National Geographic : 1952 Oct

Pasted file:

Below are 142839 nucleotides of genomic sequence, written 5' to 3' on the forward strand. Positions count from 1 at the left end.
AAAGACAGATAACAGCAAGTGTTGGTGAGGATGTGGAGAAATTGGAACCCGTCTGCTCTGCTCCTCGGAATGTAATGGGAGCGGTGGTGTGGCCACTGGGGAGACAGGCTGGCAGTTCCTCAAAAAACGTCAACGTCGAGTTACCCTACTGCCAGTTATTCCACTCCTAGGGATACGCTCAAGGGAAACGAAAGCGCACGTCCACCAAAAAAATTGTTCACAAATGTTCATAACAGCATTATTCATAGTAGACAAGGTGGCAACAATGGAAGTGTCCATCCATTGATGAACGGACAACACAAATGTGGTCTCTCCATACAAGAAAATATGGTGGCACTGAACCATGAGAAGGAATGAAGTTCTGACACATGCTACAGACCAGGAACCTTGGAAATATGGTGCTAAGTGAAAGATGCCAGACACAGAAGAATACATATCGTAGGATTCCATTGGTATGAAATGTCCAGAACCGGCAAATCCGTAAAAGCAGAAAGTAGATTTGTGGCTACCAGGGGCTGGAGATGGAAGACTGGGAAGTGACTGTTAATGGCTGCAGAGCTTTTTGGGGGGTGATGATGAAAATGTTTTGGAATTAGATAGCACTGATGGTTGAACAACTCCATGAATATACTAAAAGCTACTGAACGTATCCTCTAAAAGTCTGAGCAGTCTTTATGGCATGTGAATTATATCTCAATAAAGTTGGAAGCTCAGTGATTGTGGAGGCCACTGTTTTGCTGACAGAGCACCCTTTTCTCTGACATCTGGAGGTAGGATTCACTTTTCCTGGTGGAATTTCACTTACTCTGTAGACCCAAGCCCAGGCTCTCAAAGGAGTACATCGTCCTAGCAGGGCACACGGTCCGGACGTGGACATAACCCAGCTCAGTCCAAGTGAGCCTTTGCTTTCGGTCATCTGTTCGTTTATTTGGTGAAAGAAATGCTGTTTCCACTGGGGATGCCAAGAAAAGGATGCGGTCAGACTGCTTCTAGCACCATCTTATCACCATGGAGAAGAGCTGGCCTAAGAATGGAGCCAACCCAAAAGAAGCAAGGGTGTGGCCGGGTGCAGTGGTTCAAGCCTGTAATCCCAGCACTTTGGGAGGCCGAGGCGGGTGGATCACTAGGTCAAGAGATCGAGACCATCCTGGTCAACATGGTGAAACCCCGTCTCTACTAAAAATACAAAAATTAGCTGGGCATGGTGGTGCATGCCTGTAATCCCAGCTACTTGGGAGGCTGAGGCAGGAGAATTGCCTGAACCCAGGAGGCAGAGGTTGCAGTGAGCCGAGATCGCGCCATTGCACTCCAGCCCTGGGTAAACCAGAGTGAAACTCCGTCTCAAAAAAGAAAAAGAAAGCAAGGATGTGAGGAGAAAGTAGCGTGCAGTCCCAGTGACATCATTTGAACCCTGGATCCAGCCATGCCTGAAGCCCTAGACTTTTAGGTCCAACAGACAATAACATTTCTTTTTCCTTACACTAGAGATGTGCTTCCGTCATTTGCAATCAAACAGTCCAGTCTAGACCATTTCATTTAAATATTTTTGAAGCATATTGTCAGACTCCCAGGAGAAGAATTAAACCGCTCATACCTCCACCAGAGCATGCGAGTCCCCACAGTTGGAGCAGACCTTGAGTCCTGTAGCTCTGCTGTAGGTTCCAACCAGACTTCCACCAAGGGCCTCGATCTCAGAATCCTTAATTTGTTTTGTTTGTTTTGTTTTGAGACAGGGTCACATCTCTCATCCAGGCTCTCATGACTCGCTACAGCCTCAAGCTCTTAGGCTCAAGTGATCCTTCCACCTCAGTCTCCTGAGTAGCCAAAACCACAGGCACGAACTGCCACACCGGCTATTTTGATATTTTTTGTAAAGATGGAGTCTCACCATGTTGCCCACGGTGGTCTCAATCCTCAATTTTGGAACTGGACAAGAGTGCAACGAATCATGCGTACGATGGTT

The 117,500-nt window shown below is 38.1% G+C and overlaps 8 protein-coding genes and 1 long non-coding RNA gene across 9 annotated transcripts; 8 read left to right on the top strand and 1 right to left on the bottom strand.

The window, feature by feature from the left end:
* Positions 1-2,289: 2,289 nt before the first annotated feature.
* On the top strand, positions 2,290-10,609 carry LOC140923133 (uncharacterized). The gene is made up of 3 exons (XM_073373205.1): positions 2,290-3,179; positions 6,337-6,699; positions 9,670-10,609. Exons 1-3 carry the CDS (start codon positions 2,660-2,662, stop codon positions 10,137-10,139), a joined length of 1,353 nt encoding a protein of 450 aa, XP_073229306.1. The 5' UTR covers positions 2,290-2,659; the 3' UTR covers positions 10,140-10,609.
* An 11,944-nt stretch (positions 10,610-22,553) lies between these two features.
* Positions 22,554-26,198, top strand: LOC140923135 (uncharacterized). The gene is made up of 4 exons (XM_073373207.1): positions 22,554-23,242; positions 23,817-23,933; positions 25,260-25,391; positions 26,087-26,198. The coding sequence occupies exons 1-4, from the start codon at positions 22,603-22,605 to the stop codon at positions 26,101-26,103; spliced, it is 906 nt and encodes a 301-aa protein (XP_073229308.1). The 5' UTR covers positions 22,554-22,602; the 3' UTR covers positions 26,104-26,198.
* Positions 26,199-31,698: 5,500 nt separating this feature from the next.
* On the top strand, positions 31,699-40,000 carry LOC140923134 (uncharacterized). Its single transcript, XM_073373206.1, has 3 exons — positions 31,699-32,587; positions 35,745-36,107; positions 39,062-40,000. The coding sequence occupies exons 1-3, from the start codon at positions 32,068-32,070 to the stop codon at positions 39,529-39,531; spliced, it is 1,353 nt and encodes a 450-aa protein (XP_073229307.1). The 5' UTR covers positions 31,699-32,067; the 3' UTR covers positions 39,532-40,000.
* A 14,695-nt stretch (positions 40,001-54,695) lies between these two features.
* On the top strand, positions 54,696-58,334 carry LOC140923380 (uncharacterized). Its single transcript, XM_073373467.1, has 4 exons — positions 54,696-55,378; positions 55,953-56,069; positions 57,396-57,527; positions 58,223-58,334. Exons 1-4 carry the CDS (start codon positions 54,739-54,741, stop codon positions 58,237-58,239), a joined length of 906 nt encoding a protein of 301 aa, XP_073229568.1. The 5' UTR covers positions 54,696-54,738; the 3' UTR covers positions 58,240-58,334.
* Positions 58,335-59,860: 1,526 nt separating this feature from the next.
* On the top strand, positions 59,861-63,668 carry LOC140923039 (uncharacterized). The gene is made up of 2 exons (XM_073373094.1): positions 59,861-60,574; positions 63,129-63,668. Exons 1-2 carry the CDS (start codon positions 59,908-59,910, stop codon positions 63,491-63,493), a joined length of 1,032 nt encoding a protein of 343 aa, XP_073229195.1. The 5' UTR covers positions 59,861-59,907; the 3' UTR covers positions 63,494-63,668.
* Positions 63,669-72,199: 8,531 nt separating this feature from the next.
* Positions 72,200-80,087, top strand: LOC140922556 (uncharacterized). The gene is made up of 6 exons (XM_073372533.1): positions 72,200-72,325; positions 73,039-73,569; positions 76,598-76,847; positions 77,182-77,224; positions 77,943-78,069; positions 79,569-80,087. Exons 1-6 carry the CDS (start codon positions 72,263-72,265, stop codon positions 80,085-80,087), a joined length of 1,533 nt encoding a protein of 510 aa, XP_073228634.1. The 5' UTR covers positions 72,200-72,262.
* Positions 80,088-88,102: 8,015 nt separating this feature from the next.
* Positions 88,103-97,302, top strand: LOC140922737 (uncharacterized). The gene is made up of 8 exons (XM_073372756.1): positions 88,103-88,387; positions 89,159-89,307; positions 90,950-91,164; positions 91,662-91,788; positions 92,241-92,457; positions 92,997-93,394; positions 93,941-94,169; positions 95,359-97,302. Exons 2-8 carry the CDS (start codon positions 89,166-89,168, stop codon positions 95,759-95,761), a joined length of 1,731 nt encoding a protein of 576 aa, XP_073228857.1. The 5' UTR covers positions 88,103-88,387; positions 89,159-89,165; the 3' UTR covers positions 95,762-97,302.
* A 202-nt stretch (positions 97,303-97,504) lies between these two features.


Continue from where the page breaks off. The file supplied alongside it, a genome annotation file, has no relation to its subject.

556 © Kesl ey Press Robed Choristers Hiking to Holy Island Laugh as Incoming Tide Tickles Their Feet Cold and windswept in winter, Holy Island is a popular resort in summer. Visitors come by hundreds to enjoy the island's memories, climate, and bird life. These choir girls, still cheerful after an hour-and-a quarter hike, carry suitcases for an overnight stay. They will sing at the Priory's ruins (page 553). makers, scratching the sands for brass car tridge cases ejected by practicing airplanes in the last war (they fetch £7.10.0-about $19.75-a hundredweight), and farming pro vide a good livelihood for nearly two-thirds of the population. A fleet of 11 antediluvian taxicabs-all Fords, except for one 1925 Austin-and coastguard work, keep the re mainder in comparative affluence. Prior to 1920, herring fishing was the main stay of the island, but the old herring boats now do duty as sheds for storing crab and lobster gear, coal, paint, and ropes. Black and forlorn, with their sterns cut away, they stand inverted on the beach of the Ouse. Three more lie below the walls of the Castle on Beblowe Crag, where they give protection to keeper "Wheeler" Lilburn's prize chickens. Once there were 20 of these stout fishing craft, but they were outmoded with the coming of the steam trawler. I found only seven small motor fishing vessels left; Sarah Ann, the largest, registers 10 tons. Wandering up to the schoolhouse, I met Mr. George Rowe. Since his arrival 18 months before, both he and his wife had worked wonders with the children. The bairns were making rapid progress under this former Air Force educational officer. All the same, the old schoolhouse remains a headache to teachers and a refrigerator to pupils. Built in 1796, its drab gray walls and wired windows seem more a mortuary than a suitable place for new life to be molded. Brides Jump the Petting Stone Although no marriage had been celebrated on the island for five years, when one does occur it calls into practice an ancient custom. Following the actual ceremony in the parish church, the bride, assisted by the two oldest men, jumps over the Petting Stone, an empty socket of a Saxon cross which rests in the churchyard (opposite). As the stone is a yard across and two and a half feet high, it is no easy matter for the bride to get over without touching it, especially if she is fat. If she makes a clean jump, the bride gives 10 shillings apiece to the old men for the luck they have brought her. Bride and groom then walk to the lych gate, which has been tied shut with a ship's rope. Another old fisherman is seated outside, waiting to be paid a 10-shilling toll by the bridegroom.